Colonel Vesey parted with Martin Keogh, alias Vaughan in the kindest manner, and soon after was enabled to proceed to England. His military career terminated by a wound at the capture of Quebec, in 1761, which incapacitated him for further service; he died at Bath, in 1776. The Conut de St. Woostan accompanied the gallant but cruelly calumniated Lally Tollendahl to India, he possessed his confidence, shared in his dangers and subsequent persecutions, but eventually, freed from every imputation, restored to the rank and emoluments of Lieutenant-Colonel, he died af Amboise, in 1782. His name was Alen, and he belonged to a family which located at St. Woolstans, near Celbridge; occupied bigh positions in Ireland, previous to the reign of Elizabeth, and from a collateral branch of which the ducal Howards of Norfolk derive the additional name of Fitz-Alen.
Martin Vaughan married in 1758 a Blanchisseuse de fin, who had a Comfortable dwelling and profitable business in the rue de Bellechasse ; his descendants are residing in Paris, but his name disappears from the register of the Invalides in 1769. His escape from Old Kilmainham protracted his existence twenty-six years. It was effected by means which would not be practicable in any prison of the British empire at the present time. Officials have become more respectable, and their integrity is protected from temptation by the intervention of a vigilant superintending authority, unknown at the period to which the foregoing narrative refers. It is also pleasing to remark that the law has become less sanguinary and crime less frequent. In the metropolitan county of Ireland there has not been more than one execution during the last thirty years. In the city of Dublin there has not been one such event for thirty-three.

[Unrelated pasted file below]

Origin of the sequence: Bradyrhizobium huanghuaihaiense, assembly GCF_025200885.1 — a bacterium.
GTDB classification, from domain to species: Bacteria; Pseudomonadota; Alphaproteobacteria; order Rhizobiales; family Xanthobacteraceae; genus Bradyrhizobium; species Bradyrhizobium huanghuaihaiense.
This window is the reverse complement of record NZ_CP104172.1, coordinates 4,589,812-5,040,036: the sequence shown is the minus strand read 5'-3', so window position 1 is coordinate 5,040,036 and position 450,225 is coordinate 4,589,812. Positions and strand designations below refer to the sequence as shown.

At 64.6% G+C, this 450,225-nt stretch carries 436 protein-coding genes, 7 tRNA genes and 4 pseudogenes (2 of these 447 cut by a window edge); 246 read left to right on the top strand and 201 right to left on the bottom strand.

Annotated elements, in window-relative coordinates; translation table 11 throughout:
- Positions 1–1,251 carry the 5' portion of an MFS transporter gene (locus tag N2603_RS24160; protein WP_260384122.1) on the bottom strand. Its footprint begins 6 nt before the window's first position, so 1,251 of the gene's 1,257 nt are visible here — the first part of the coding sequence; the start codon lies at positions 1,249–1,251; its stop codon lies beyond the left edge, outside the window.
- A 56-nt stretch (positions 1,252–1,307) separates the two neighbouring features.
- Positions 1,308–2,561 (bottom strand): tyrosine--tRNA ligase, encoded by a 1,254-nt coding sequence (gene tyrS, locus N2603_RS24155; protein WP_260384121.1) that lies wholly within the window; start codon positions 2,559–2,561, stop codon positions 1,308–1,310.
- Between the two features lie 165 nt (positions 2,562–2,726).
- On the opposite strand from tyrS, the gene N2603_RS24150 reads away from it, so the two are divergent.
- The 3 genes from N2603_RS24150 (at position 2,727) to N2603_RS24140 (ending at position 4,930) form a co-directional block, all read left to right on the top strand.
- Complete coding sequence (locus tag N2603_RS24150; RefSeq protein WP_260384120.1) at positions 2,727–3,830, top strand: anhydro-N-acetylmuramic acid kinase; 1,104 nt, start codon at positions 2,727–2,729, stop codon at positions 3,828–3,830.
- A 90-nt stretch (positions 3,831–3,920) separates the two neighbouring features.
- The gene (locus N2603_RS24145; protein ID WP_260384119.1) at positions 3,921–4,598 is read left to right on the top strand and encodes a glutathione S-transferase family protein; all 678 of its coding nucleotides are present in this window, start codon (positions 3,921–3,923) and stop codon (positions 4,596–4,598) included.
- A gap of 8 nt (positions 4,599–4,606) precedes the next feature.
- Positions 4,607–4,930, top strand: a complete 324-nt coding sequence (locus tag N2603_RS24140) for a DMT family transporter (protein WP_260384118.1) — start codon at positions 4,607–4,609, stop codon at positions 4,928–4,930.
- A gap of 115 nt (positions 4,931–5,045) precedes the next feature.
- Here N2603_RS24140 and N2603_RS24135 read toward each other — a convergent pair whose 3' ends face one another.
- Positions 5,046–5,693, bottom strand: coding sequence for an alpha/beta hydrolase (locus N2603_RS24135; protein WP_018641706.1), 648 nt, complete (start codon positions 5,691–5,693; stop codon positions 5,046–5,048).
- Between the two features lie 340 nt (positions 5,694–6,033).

In the year 1781, a young man, named Lonergan, was employed as a tutor, in the house of a gentleman of the county of Kilkenny. He had been educated by the Rev. Eugene MʻKenna, who kept a school at Raheny, in the county of Dublin; and whilst Lonergan was passing through the undergraduate course of the University of Dublin, he resided with M-Kenna, and acted as his assistant. When he obtained the degree of Bachelor of Arts, he was induced, either by a wish for more easy duty, or a hope of greater emolument, to become a private tutor. The gentleman by whom he was engaged, and whose name it is unnecessary to mention, laboured under an awful domestic misfortune. He was married to a very wicked woman, and in less than a year after Lonergan had commenced his residence in the house, his employer died, under such circumstances as occasioned the arrest of his widow and of Lonergan, on a charge of murder by poisoning. prisoners successfully objected, on certain legal grounds, to being tried at the next assizes of Kilkenny, but the consequence of this delay was, that they were, in the ensuing term, brought up to Dublin, and tried at bar in the Court of King's Bench. The woman was acquitted, but Lonergan was found guilty. He was sentenced to be hanged and quartered, for such was the legal judgment of the period ; and the sheriffs of Dublin were directed to have the sentence carried into effect. A very general feeling prevailed that the more guilty culprit had escaped, and the wretched Lonergan was commiserated by many as the dupe and victim of an artful and depraved woman. The Rev. Mr. M‘Kenna did not forget his former pupil and assistant. He visited the young man in prison, testified to his character at the trial, and after condemnation was assiduous in preparing the prisoner to meet the impending and speedy doom with resignation and penitence. Lonergan's father was living, but he was in a distant land. He had been written to at an early stage of the proceedings; but in those days, when steamers and railways had not reduced long journeys to brief spaces of time, it was considered unlikely that he would arrive before the fatal day,